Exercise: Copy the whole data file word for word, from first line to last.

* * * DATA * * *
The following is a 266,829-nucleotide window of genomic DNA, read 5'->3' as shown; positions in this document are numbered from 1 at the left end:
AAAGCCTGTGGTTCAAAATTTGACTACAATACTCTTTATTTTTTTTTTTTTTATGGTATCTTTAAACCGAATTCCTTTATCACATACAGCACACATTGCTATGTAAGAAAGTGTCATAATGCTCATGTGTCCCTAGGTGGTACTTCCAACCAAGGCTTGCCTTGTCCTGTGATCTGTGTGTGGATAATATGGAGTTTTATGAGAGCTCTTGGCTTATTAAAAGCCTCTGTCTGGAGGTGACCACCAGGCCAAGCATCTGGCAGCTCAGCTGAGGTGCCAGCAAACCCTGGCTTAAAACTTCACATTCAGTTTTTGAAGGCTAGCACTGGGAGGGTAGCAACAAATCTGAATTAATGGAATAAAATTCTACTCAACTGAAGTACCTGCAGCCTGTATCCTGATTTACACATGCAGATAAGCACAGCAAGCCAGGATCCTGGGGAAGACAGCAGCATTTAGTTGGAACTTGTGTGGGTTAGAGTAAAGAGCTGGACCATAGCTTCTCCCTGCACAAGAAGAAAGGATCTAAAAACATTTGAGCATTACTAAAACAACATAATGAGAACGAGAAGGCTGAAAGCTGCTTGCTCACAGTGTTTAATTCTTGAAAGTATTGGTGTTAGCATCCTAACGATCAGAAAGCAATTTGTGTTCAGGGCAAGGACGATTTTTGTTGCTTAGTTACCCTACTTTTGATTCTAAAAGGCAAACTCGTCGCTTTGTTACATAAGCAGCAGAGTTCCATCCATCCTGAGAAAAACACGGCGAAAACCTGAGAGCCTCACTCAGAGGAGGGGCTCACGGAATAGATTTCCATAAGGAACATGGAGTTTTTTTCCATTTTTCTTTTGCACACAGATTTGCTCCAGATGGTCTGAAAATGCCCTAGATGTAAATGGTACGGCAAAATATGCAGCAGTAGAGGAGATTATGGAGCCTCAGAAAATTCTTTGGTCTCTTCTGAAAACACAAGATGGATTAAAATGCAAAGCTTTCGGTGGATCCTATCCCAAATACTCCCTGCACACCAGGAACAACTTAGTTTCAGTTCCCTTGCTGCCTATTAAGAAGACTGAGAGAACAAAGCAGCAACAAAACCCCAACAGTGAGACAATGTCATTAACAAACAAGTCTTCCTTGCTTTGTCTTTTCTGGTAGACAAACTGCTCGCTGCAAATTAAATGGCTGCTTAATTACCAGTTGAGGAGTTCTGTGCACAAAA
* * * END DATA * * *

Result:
The following is a 266,829-nucleotide window of genomic DNA, read 5'->3' as shown; positions in this document are numbered from 1 at the left end:
AAAGCCTGTGGTTCAAAATTTGACTACAATACTCTTTATTTTTTTTTTTTTTATGGTATCTTTAAACCGAATTCCTTTATCACATACAGCACACATTGCTATGTAAGAAAGTGTCATAATGCTCATGTGTCCCTAGGTGGTACTTCCAACCAAGGCTTGCCTTGTCCTGTGATCTGTGTGTGGATAATATGGAGTTTTATGAGAGCTCTTGGCTTATTAAAAGCCTCTGTCTGGAGGTGACCACCAGGCCAAGCATCTGGCAGCTCAGCTGAGGTGCCAGCAAACCCTGGCTTAAAACTTCACATTCAGTTTTTGAAGGCTAGCACTGGGAGGGTAGCAACAAATCTGAATTAATGGAATAAAATTCTACTCAACTGAAGTACCTGCAGCCTGTATCCTGATTTACACATGCAGATAAGCACAGCAAGCCAGGATCCTGGGGAAGACAGCAGCATTTAGTTGGAACTTGTGTGGGTTAGAGTAAAGAGCTGGACCATAGCTTCTCCCTGCACAAGAAGAAAGGATCTAAAAACATTTGAGCATTACTAAAACAACATAATGAGAACGAGAAGGCTGAAAGCTGCTTGCTCACAGTGTTTAATTCTTGAAAGTATTGGTGTTAGCATCCTAACGATCAGAAAGCAATTTGTGTTCAGGGCAAGGACGATTTTTGTTGCTTAGTTACCCTACTTTTGATTCTAAAAGGCAAACTCGTCGCTTTGTTACATAAGCAGCAGAGTTCCATCCATCCTGAGAAAAACACGGCGAAAACCTGAGAGCCTCACTCAGAGGAGGGGCTCACGGAATAGATTTCCATAAGGAACATGGAGTTTTTTTCCATTTTTCTTTTGCACACAGATTTGCTCCAGATGGTCTGAAAATGCCCTAGATGTAAATGGTACGGCAAAATATGCAGCAGTAGAGGAGATTATGGAGCCTCAGAAAATTCTTTGGTCTCTTCTGAAAACACAAGATGGATTAAAATGCAAAGCTTTCGGTGGATCCTATCCCAAATACTCCCTGCACACCAGGAACAACTTAGTTTCAGTTCCCTTGCTGCCTATTAAGAAGACTGAGAGAACAAAGCAGCAACAAAACCCCAACAGTGAGACAATGTCATTAACAAACAAGTCTTCCTTGCTTTGTCTTTTCTGGTAGACAAACTGCTCGCTGCAAATTAAATGGCTGCTTAATTACCAGTTGAGGAGTTCTGTGCACAAAA